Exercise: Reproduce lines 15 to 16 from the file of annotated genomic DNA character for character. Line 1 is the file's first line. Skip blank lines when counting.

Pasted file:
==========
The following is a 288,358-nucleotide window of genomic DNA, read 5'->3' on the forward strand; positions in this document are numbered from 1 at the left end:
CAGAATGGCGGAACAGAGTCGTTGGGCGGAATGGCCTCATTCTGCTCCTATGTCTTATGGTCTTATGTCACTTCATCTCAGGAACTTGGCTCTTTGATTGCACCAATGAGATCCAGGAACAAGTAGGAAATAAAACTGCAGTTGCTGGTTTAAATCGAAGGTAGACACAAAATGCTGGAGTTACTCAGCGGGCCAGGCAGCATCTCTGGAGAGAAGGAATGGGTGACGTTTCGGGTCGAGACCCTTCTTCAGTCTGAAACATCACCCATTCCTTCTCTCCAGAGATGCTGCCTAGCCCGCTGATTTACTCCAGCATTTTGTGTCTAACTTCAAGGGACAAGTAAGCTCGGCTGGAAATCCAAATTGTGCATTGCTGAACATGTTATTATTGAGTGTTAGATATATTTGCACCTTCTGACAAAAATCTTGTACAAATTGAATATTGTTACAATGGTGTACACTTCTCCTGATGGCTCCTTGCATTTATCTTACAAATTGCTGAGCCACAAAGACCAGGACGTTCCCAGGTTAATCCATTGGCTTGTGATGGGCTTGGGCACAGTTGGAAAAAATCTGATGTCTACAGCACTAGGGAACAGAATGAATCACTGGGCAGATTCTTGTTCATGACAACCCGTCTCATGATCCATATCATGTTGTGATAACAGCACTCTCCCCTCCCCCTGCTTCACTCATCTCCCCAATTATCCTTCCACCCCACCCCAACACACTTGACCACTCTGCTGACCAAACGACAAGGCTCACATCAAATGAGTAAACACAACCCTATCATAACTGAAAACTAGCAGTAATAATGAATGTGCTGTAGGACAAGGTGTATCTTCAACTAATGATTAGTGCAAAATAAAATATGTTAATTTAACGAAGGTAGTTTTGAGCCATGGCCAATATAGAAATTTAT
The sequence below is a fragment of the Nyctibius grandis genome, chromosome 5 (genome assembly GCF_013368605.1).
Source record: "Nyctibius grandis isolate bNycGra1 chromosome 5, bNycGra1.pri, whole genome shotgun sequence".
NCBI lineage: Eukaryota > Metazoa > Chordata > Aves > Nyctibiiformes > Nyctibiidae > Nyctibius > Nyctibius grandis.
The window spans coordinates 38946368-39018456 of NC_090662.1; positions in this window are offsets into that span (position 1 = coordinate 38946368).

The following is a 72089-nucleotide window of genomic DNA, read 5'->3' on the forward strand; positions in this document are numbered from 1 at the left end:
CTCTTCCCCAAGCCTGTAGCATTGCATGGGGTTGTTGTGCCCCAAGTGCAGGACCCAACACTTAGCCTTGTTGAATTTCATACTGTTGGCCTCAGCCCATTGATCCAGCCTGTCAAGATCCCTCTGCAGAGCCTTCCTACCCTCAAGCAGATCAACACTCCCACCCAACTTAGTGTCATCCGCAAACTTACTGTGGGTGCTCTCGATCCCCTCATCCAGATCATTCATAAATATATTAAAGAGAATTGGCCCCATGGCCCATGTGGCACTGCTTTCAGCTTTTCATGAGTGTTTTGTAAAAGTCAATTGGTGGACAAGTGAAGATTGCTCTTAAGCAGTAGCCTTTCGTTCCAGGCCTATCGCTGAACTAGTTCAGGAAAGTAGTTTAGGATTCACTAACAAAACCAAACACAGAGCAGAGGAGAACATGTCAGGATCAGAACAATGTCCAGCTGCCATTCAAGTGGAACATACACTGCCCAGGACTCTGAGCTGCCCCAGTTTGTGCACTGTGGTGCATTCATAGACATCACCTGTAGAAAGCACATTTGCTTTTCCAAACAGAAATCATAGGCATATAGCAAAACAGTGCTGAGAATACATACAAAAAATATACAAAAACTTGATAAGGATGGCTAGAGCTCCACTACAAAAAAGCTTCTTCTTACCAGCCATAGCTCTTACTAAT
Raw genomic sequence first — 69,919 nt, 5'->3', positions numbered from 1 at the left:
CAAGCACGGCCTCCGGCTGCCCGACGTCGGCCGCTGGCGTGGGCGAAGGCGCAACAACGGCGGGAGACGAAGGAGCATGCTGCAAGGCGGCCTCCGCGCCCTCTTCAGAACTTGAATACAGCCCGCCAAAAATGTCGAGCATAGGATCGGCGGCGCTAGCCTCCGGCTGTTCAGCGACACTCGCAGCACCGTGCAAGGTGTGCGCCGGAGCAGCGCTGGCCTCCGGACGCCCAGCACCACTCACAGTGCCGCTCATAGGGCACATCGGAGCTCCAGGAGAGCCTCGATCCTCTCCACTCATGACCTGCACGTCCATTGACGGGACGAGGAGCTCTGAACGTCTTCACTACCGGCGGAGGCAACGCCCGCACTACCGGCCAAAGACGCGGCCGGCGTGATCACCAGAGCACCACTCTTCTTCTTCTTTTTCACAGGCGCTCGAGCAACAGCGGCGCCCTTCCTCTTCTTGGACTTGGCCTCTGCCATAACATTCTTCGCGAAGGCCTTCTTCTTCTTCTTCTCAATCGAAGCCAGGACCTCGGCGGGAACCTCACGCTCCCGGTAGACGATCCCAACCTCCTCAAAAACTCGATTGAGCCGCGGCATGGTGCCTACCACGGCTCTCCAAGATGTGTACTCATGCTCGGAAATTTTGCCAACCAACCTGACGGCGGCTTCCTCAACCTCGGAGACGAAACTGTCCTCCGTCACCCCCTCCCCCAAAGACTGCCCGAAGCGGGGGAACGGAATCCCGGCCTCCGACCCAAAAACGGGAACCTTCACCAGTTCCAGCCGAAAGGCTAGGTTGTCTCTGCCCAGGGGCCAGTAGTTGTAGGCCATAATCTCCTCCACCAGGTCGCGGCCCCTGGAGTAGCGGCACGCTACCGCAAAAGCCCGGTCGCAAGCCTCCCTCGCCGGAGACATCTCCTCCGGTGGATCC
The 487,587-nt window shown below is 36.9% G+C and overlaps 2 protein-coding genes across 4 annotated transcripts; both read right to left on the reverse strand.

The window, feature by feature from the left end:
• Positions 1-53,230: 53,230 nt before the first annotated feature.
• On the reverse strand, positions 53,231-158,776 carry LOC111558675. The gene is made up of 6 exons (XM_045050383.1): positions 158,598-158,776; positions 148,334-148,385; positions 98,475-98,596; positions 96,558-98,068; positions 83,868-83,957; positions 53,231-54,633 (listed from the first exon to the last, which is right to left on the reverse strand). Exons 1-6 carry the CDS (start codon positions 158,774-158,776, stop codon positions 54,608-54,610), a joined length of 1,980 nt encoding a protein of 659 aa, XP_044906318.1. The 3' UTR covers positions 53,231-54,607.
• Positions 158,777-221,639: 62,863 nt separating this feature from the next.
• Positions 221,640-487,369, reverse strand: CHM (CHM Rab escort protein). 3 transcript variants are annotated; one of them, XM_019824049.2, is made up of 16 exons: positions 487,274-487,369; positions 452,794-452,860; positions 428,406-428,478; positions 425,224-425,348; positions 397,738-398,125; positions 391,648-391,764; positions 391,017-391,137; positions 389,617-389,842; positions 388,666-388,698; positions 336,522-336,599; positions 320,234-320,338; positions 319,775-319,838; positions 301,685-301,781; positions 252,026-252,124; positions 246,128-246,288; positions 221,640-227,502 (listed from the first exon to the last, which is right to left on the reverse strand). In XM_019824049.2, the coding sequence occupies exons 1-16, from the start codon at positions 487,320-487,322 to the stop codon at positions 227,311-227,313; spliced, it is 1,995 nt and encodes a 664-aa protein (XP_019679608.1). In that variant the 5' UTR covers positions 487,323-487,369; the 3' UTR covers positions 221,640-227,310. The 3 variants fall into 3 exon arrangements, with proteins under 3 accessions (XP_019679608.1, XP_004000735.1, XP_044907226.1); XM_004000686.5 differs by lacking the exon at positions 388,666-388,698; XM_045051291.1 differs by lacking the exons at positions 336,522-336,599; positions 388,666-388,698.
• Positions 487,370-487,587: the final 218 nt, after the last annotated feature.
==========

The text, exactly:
• Positions 158,777-221,639: 62,863 nt separating this feature from the next.
• Positions 221,640-487,369, reverse strand: CHM (CHM Rab escort protein). 3 transcript variants are annotated; one of them, XM_019824049.2, is made up of 16 exons: positions 487,274-487,369; positions 452,794-452,860; positions 428,406-428,478; positions 425,224-425,348; positions 397,738-398,125; positions 391,648-391,764; positions 391,017-391,137; positions 389,617-389,842; positions 388,666-388,698; positions 336,522-336,599; positions 320,234-320,338; positions 319,775-319,838; positions 301,685-301,781; positions 252,026-252,124; positions 246,128-246,288; positions 221,640-227,502 (listed from the first exon to the last, which is right to left on the reverse strand). In XM_019824049.2, the coding sequence occupies exons 1-16, from the start codon at positions 487,320-487,322 to the stop codon at positions 227,311-227,313; spliced, it is 1,995 nt and encodes a 664-aa protein (XP_019679608.1). In that variant the 5' UTR covers positions 487,323-487,369; the 3' UTR covers positions 221,640-227,310. The 3 variants fall into 3 exon arrangements, with proteins under 3 accessions (XP_019679608.1, XP_004000735.1, XP_044907226.1); XM_004000686.5 differs by lacking the exon at positions 388,666-388,698; XM_045051291.1 differs by lacking the exons at positions 336,522-336,599; positions 388,666-388,698.